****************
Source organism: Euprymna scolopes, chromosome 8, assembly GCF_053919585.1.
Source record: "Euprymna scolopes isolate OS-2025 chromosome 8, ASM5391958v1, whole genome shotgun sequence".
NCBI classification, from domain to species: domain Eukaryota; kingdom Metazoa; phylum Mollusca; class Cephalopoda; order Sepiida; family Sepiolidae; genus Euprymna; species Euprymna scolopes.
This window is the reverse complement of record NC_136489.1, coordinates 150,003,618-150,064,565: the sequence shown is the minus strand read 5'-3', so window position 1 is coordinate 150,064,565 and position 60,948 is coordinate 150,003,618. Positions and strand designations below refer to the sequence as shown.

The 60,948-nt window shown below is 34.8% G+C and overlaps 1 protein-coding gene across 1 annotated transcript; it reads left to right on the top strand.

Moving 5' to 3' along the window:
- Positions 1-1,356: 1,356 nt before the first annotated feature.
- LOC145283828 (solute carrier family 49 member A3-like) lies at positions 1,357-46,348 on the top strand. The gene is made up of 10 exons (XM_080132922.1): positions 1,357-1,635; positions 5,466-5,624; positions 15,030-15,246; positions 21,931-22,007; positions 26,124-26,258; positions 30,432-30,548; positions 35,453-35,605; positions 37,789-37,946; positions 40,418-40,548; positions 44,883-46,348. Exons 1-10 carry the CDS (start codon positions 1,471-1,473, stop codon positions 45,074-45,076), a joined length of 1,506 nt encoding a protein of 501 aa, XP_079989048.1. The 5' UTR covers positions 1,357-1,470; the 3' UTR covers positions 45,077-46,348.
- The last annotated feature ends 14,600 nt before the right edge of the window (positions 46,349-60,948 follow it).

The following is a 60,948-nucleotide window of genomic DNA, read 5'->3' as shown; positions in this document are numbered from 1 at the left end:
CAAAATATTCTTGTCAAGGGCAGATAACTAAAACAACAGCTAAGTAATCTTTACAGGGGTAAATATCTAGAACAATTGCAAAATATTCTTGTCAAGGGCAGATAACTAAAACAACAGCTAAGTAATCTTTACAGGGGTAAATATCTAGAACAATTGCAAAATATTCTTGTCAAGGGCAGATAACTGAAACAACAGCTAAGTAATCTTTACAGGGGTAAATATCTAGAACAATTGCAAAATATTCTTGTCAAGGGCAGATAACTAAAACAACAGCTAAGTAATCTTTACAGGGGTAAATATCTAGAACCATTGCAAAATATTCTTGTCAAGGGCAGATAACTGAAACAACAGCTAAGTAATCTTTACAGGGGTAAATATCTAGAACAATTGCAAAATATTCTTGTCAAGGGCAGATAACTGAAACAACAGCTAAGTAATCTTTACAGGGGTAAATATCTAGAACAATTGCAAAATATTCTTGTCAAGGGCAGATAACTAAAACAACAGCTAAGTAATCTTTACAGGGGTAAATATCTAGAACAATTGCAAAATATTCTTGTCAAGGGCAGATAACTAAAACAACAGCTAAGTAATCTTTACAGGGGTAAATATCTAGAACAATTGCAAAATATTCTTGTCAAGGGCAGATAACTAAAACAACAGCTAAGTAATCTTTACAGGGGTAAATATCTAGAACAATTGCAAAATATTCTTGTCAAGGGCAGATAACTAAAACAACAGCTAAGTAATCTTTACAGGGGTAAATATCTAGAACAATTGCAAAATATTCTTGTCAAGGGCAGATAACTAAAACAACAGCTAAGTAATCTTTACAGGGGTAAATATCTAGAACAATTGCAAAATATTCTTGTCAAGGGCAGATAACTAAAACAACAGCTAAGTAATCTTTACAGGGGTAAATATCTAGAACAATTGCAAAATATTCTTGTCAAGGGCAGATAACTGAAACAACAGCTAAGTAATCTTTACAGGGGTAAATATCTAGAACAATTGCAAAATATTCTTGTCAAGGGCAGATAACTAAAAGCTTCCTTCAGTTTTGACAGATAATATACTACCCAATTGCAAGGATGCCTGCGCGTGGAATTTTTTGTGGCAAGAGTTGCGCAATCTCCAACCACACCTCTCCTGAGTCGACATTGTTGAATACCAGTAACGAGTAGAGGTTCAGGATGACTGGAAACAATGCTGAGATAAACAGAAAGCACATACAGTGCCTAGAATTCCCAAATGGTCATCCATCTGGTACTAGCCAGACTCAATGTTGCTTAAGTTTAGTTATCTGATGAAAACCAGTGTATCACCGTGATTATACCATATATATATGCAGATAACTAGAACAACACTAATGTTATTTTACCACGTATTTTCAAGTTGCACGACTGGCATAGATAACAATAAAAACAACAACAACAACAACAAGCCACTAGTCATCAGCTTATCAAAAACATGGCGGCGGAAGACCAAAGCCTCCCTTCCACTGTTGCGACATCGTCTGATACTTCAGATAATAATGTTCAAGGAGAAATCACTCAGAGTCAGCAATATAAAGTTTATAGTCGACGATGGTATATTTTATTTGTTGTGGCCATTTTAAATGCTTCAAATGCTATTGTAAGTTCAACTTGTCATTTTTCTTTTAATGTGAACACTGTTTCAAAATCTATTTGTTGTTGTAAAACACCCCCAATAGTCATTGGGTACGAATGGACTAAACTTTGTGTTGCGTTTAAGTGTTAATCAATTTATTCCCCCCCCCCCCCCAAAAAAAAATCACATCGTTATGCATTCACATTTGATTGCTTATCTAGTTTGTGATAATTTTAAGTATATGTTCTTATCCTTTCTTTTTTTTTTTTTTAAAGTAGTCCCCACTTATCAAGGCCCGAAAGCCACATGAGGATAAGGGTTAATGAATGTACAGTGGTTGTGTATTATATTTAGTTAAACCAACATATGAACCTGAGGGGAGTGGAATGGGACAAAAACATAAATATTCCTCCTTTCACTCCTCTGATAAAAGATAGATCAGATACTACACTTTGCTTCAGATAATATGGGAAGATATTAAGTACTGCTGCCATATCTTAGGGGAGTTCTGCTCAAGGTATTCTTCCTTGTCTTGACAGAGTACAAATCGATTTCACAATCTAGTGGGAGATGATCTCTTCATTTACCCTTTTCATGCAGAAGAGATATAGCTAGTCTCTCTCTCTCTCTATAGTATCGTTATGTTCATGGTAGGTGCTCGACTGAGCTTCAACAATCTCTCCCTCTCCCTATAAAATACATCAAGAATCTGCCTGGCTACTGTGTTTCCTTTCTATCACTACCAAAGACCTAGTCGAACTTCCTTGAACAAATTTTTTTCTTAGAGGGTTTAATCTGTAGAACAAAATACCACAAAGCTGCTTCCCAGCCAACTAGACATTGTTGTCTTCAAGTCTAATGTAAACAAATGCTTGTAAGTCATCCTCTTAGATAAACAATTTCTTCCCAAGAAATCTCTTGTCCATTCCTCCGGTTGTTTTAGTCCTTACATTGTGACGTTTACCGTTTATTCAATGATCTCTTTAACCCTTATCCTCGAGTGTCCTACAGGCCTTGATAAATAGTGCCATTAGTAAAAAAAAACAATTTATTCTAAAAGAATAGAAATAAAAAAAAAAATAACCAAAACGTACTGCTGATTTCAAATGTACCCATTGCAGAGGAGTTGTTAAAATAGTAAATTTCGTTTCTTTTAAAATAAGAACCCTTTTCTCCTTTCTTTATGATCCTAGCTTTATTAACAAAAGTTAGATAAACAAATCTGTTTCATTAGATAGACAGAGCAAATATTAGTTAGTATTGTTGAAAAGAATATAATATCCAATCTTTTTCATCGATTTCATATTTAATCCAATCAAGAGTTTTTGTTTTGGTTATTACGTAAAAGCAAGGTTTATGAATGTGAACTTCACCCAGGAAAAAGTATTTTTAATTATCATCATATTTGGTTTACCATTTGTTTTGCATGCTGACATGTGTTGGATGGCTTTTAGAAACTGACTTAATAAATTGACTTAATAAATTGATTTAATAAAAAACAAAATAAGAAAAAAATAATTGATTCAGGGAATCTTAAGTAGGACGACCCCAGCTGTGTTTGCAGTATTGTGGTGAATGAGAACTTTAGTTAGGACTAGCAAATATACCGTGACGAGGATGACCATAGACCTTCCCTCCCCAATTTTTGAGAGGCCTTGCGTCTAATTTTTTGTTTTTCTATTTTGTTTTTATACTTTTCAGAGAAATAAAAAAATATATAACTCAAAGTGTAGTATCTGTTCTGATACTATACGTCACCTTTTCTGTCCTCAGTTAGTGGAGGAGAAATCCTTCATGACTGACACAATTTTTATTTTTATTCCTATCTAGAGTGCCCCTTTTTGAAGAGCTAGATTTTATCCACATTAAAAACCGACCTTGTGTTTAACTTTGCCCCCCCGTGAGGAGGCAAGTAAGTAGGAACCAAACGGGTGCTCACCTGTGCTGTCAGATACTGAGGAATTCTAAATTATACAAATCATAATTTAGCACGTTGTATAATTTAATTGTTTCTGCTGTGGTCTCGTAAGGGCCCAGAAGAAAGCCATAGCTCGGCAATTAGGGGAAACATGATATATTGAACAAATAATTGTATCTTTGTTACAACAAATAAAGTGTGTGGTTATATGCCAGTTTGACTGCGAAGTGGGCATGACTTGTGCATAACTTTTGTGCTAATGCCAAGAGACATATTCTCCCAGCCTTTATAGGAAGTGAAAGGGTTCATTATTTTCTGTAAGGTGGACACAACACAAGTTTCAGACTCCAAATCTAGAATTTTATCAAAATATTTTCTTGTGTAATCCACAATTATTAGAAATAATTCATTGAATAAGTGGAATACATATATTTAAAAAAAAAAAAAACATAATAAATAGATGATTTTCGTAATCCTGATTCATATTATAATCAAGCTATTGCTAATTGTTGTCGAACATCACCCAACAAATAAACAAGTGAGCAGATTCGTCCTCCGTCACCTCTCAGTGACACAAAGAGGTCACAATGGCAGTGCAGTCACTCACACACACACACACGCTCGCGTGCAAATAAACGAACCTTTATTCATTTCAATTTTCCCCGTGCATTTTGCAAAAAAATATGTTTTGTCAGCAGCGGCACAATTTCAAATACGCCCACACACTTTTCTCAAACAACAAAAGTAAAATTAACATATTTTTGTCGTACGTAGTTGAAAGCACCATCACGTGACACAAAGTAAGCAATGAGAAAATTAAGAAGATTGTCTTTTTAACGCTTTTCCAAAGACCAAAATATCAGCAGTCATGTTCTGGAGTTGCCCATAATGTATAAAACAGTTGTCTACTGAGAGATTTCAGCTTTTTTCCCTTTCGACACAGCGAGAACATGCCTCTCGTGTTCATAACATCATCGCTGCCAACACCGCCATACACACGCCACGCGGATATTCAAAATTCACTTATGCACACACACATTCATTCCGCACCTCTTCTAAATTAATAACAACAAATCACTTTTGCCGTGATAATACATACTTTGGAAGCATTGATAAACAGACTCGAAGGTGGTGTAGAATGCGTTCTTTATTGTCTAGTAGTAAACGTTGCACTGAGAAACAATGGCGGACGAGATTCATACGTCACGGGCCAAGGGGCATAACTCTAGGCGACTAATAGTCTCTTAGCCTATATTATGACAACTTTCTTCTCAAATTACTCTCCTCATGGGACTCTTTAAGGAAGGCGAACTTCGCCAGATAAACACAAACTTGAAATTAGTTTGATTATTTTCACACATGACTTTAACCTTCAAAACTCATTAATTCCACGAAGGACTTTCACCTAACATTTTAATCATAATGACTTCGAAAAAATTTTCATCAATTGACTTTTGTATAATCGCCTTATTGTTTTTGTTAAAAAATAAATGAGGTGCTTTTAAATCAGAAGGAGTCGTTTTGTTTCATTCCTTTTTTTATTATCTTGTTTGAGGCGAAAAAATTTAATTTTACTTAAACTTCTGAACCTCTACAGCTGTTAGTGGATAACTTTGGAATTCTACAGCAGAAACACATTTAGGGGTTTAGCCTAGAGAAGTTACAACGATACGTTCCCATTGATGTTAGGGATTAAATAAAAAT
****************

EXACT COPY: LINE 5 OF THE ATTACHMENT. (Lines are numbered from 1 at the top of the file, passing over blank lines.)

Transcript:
The 60,948-nt window shown below is 34.8% G+C and overlaps 1 protein-coding gene across 1 annotated transcript; it reads left to right on the top strand.